It’s been a slow and steady year for us at Village Kit. While we are sad to report that we have yet to meet our goal of making and selling beams, we are still very happy to share our accomplishments, learnings, and plans for the upcoming year 🌱
What we've been up to…
Team trip to the farm
Early in 2022 the team got together at a farm in the Coromandel to collaborate on the “GridBot Hex” machine. We shared meals and hung out with the local animals. Since then we’ve made progress on multiple fronts including: developing our mass-production machines, lots of website updates, launching a new discussion forum, and exploring Grid Kit designs and components.
Our 6-drill prototype machine known as “GridBot Hex” can drill one beam in about 7 minutes to an accuracy of 100 microns. Developing a production-ready machine was more work than anticipated - parts took months to arrive, our initial control system needed to be completely replaced, and we had to make some parts ourselves as they were unavailable for purchase. Eventually we discovered flaws in our design that meant it would never be reliable or fast enough for mass production, and so we went back to the drawing board.
Our next iteration of the machine will use custom engineered parts and be able to drill 60 holes in one movement. This reduction in motion complexity should save us a lot of future headaches. If it works, our next projects will include panel drilling, automated clamping, and loading.
As beam production continues to be a roadblock for us, we are now building a smaller grid beam machine in parallel to GridBot Hex. Called “GridBot Tahi”, this new machine has a simpler design with one spindle on two cartesian axes and is intended for DIY users who would like to make their own beams.
With GridBot Tahi we intend to follow best practices from open source CNC machines including: 2020 / 2040 / 2080 aluminium extrusion, linear rails and carriages for travel, rack-and-pinion motion for the axis along the length of the beam, ball screw motion for the axis in and out of the beam, and a servo motor for low rpm drilling speeds. The design is open source, using OpenSCAD / NopSCADlib. The firmware is also open source, written in Rust. The parts for the machine have been ordered, next up is to assemble the prototype.
Landing page redesign
We’ve updated our landing page to bring it in line with the refreshed website design. It now shows off the design catalogue, our latest stories, testimonials from some of our early adopters, and our visions for a more sustainable, collaborative, and community-oriented future.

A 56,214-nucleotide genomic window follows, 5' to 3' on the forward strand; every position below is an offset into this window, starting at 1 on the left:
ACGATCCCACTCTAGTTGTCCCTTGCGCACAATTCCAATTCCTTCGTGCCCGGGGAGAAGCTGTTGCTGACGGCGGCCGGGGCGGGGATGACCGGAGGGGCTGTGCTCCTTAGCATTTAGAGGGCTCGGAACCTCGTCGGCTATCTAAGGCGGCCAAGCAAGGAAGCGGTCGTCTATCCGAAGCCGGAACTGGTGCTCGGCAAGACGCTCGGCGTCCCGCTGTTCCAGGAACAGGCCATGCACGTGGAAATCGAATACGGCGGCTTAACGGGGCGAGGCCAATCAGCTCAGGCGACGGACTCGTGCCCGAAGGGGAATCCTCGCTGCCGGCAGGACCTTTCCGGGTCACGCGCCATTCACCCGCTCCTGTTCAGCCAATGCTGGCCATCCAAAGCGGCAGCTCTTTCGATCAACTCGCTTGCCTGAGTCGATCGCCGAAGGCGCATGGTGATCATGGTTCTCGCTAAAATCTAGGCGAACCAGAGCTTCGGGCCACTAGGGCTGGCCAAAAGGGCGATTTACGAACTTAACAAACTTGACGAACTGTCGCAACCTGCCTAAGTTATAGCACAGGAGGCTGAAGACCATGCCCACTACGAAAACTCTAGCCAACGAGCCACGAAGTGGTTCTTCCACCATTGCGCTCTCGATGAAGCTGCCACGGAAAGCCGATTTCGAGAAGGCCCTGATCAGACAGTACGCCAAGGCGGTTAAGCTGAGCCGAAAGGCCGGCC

Design catalogue updates
Numerous updates have been made to our design catalogue, notably: improvements to existing designs, some new designs (Super Table & Shoe Rack), automatically calculating the assembled dimensions & estimated pricing, and a breakdown of the individual parts that make up a design. In addition we’ve made improvements to the viewer controls, added a full screen mode, and now generate and display the individual fasteners per design.
We’ve added a preliminary products catalogue to the website, a first step in laying the groundwork for online ordering of Grid Kit. It lists the core products you’ll be able to buy once we’re production ready. Our current idea is that you’ll be able to buy bundles of beams, panels, and fasteners, as well as a starter kit with all of the essential components included. We’ve also listed tools that you might need, though it’s unlikely we’ll stock these from the get go, instead, we’ll link to local suppliers where you can buy them. Behind the scenes we’ve also been getting the shopping cart and payments functionality ready for when we have beams to sell.
As promised in our previous newsletter, we have since published the Stories page to our website. Now you can read our newsletters, assorted guides, and related history & inspirations for Grid Kit, all in one place.
Grid Kit is a small part of a wider vision for a more sustainable, creative, solarpunk future. We can’t do it alone, so we’re fostering a community space to inspire and enable, and that’s where you come in: We’ve now launched a discussion forum where you can showcase your creations, discuss learnings from the past, and present ideas for the future. We’d also simply love to hear your feedback on the work we’re doing, so we invite you to sign up to the discussion and let us know your thoughts. 💙
Meeting Phil Jergenson
Recently we got to meet Phil Jergenson, one of the original inventors of Grid Beam, on which our work is based. He plays with the future, always imagining and tinkering; an absolute delight to spend time with. We are forever grateful to Phil and Richard Jergenson for sharing the Grid Beam system with the world. 🙏🌻